The House Committee on Business and Financial Services approved a bill backed by Seattle-based payday lender Moneytree today. The vote: 13-to-2.
Senate Bill 5312 would allow lenders to make loans of up to $1,500 with effective interest rates nearing 200 percent and repayment periods stretching from six months to a year.
Currently, payday lenders can lend up to $700. Those loans — which can have effective interest rates of up to 391 percent — must be repaid with one balloon payment on the borrower’s next payday.
The Business and Financial Services Committee Chair, Rep. Steve Kirby, R-Tacoma, said the amendments he pushed for eased concerns of some committee members.
One of the biggest changes prohibits the new loans from being issued to military members. The restriction was requested by military officials who expressed concerns that the new type of loan product would circumvent a 2007 Department of Defense directive.
During a hearing on the bill last week, consumer advocates voiced their opposition to the bill. Their general consensus: “If a bill is too dangerous for the military, why is it safe for Washingtonians?”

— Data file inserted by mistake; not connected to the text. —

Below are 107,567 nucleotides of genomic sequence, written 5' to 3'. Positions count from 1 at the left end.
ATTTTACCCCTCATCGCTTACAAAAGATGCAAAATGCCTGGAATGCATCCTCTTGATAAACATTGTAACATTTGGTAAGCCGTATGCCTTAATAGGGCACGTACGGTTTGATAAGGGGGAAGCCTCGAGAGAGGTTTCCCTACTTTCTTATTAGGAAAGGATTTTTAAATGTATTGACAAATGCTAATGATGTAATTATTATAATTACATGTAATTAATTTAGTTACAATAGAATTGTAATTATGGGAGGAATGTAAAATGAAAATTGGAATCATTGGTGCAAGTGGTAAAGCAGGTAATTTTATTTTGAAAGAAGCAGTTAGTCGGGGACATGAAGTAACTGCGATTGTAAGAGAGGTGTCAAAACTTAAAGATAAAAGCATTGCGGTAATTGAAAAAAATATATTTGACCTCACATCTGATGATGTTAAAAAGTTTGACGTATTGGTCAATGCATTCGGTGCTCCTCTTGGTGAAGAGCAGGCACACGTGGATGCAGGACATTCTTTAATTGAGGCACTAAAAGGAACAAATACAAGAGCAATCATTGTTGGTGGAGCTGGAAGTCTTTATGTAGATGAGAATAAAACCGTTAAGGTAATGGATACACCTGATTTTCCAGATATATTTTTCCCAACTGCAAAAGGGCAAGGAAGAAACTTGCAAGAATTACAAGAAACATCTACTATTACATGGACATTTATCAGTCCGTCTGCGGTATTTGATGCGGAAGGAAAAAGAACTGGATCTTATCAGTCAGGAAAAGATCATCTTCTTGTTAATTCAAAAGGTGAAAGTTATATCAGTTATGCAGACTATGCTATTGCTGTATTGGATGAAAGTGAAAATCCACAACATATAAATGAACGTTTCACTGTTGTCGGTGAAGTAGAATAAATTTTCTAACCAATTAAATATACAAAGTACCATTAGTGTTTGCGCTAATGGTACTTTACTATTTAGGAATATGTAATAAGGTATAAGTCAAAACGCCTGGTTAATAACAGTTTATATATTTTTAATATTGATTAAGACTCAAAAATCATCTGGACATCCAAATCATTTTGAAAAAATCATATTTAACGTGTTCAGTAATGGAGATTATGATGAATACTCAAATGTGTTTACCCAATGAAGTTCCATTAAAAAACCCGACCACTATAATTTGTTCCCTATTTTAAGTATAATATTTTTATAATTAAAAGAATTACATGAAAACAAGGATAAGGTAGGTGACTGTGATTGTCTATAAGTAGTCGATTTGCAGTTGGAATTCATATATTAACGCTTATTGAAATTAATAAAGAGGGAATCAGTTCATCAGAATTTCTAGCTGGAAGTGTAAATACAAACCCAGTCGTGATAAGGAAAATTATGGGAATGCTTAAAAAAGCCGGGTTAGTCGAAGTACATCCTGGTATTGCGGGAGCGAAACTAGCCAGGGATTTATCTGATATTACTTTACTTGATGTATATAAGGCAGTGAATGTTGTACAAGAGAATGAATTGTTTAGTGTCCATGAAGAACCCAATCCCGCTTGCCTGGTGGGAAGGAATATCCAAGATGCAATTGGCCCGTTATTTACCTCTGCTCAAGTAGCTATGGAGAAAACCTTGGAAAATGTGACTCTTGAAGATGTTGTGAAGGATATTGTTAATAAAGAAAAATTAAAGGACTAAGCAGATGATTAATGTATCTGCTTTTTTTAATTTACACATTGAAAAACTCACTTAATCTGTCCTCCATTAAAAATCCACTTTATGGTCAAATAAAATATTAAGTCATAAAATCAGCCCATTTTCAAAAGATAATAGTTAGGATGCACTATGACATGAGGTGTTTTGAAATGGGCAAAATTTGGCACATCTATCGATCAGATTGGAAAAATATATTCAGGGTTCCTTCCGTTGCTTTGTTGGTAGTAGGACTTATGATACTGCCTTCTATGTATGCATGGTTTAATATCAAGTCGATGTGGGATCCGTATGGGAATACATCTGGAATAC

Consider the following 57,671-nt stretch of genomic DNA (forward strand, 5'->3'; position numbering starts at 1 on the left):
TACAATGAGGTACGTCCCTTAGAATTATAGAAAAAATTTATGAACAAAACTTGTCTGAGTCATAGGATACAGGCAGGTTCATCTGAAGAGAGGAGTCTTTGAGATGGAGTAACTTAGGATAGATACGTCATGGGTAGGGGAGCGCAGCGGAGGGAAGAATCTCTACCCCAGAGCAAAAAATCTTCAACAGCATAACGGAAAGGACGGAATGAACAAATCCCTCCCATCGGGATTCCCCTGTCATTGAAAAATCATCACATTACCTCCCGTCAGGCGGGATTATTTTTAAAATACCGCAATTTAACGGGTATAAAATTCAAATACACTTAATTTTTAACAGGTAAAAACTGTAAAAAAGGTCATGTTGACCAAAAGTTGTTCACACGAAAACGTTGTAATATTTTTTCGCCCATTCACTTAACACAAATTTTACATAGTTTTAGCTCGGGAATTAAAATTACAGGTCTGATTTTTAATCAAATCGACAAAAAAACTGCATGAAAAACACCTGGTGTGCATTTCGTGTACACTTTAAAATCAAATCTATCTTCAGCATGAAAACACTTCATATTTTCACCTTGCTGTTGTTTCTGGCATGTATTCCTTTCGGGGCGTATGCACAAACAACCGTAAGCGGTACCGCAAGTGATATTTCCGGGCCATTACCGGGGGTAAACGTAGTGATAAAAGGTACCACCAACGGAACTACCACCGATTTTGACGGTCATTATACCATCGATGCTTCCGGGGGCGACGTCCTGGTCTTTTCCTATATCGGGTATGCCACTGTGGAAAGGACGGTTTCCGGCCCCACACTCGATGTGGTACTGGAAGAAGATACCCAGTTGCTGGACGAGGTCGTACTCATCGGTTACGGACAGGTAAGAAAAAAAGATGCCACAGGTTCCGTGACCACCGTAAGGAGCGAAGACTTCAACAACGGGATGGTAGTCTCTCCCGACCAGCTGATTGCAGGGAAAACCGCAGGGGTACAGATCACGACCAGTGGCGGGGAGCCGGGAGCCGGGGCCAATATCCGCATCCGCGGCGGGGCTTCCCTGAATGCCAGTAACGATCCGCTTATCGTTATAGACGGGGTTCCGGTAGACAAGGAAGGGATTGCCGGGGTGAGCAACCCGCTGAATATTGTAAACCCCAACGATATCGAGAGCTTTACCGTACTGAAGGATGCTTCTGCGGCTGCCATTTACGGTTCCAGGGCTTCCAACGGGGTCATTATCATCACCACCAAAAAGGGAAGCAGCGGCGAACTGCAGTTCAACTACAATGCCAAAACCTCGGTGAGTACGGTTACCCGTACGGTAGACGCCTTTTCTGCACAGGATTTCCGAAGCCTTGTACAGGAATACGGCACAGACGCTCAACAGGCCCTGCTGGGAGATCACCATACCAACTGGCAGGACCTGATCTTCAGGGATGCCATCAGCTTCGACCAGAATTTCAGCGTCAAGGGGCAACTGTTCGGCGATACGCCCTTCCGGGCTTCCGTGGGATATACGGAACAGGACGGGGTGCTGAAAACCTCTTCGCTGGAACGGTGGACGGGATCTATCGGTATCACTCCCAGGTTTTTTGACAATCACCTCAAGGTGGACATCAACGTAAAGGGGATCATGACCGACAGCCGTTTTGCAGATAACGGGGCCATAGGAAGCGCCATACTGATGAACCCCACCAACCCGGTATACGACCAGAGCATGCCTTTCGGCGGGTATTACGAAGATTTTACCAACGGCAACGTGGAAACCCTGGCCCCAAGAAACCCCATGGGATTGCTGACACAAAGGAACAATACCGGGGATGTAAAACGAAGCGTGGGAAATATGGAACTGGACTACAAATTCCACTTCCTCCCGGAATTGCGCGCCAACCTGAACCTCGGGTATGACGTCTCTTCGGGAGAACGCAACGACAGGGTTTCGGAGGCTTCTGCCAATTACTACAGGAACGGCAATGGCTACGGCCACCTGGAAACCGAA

The proposal is sponsored by Sen. Steve Hobbs, D-Lake Stevens. Hobbs did not attend Tuesday’s hearing. However, one of the bill’s cosponsors, Sen. Dob Benton, R-Vancouver, was in attendance for the vote.
The bill now has two possible paths. First, it could proceed directly to the House Rules Committee. However, that option isn’t ideal according to Kirby. Instead, Kirby said he hopes the bill will go to an Appropriations subcommittee chaired by Rep. Zack Hudgins, D-Tukwila. Hudgins is also on the Business and Financial Services Committee and voted ‘yes” on the bill.
Kirby said he hopes the bill will go to Hudgin’s committee because “it still needs a little tweaking.”
Kirby said a last-minute amendment request drew his attention to language in the bill that would allow lenders to sell the debt to banks and credit unions. He said he was unaware of that provision in the bill and believes the language was “inadvertently included” when the bill was being drafted. He said some of the language from the bill was taken from other laws, including a somewhat-similar law in Colorado. He said he would support that language being removed, and said that will likely happen if the bill goes to the Appropriations Subcommittee on General Government.
He said that would also give him some time to ease concerns over the bill in the House so that a floor fight isn’t necessary.